14 of 14 people found the following review helpful
on July 25, 2001
If you, as a Christian, have wondered if the Old Testament held any other value than historicity, this book is for you. Professor Brueggeman expertly leads one back and forth from Old to New Testaments showing a continuing theme that continues to resonate with clarity; that being, "Who is in control." He gives ample scriptural reference to illustrate and authenticate his premise that neither God nor mankind have essentially changed, which leaves one with a sense of promise and hope. He presents, due to his depth of understanding of the subject, many different aspects of "Shalom" that non-jewish people would possibly overlook or be ignorant of. Each time I re-read this material, I am aware of new understandings which deepen my appreciation for the Bible in it's entirety, not just the New Testament or some of the prophets. I feel truly enlightened and indebted to the Professor, especially at this time in our current history which some would have us believe is teetering on the verge of extinction. This is most heartening, prophetic, and helpful. His interjection of personal droll remarks make this easy to read - and enjoy as well.
8 of 9 people found the following review helpful
on July 18, 2003
Prof. Brueggemann has an big emblem of Shalom in Hebrew letters pictured in plain view on the largest wall in his double-sized office. In his "Author's Preface to the Second Edition" from 1982, he points to being convinced that "the argument made here is still pertinent to the relentlessly contemporary agenda of peace." Then he identifies three things which have changed: "The shape of the peace agenda in our society has become more urgent and more pervasive." Secondly, "The way we interpret scripture has changed a great deal in the past several years. Third, this interpreter as author of the essays has changed in various ways!"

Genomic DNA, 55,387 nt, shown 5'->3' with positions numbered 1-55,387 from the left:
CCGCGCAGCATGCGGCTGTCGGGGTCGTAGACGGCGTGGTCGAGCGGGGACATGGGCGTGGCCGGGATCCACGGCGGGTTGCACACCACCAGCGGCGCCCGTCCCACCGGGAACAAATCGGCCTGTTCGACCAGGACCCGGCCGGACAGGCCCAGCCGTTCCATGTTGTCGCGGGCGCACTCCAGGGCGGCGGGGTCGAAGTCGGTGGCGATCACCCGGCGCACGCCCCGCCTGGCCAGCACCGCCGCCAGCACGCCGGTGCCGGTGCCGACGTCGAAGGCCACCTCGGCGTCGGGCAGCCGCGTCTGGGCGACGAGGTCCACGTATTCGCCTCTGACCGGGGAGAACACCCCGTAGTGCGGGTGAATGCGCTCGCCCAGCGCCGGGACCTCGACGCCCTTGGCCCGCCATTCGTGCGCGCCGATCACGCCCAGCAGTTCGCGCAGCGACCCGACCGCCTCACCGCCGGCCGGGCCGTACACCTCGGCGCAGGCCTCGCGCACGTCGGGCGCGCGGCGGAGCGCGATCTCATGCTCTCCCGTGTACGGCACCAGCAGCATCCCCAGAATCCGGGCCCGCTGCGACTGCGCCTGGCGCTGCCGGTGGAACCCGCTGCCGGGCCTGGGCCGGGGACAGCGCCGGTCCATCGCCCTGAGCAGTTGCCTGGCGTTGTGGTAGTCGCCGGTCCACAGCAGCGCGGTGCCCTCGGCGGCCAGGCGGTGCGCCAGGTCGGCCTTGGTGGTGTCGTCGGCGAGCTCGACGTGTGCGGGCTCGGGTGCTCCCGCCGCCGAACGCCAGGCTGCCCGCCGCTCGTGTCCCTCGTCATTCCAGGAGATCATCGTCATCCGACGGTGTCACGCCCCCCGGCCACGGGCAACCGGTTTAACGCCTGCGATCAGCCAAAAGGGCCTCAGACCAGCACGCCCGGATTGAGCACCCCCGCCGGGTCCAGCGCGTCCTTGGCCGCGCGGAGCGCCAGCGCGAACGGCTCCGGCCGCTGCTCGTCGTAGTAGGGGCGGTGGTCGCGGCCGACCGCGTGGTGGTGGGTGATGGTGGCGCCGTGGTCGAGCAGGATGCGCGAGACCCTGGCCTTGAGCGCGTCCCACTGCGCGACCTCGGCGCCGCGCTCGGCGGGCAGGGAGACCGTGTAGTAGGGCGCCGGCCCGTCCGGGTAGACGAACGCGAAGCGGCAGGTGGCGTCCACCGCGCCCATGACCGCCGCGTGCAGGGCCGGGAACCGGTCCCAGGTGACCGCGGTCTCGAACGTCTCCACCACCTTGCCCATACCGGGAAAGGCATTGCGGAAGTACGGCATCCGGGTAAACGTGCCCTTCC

While our professor readily admits to change, within one of his longest paragraphs in my memory of recent writings he admits to becoming more cynical about the prospects of peace, and more buoyantly confessional about what what is promised by God. Adding his usual four adverbs: "We are profoundly enmeshed in a war system... enmeshed economically, psychologically, hermeneutically, and in every other way." What looks like unique simplicity at first glance becomes abundant Old & New Testament passages to enhance his Reflections from Biblical authority. He is writing as One who has become more mellow in his inclusive piling-up on top of scholarly, pastorally, psychologically passion about his insistence for Shalom... But always contained in his alternative world of social justice. This he thoughtfully expressed in a recent sermon on "Children of the Power-Bestowing God" in the Ebenezer Baptist Church next to the Martin Luther King Memorial Center!
This has been my easiest of 14 reviews for Sir Walter's Poems!
Well-worth anyone's time or thought for reading. I recommend this to Prison Inmates next Sunday Eve. Chaplain Fred W Hood
5 of 5 people found the following review helpful
on July 28, 2007
"if we are to do God's word as well as talk about it, we need a vision to guide our doing and acting... Shalom can hardly be defined or reduced to formula. And that is its power... Our faith comes to fullness as we are teased to think new thoughts, as our imagination is lured beyond 'business as usual'... This book is a collection of reflections by a person uniquely qualified to give them... The author combines some rare qualities that make these reflections especially useful... to pastors and to lay persons. He is a recognized biblical authority, but also a warm, even earthy communicator. He is a seminary dean... but also a tireless worker in the church. He is a scholar, but also a passionate seeker after social justice. He is an author of many books on the Bible, but also an educator. He holds doctorates in both fields."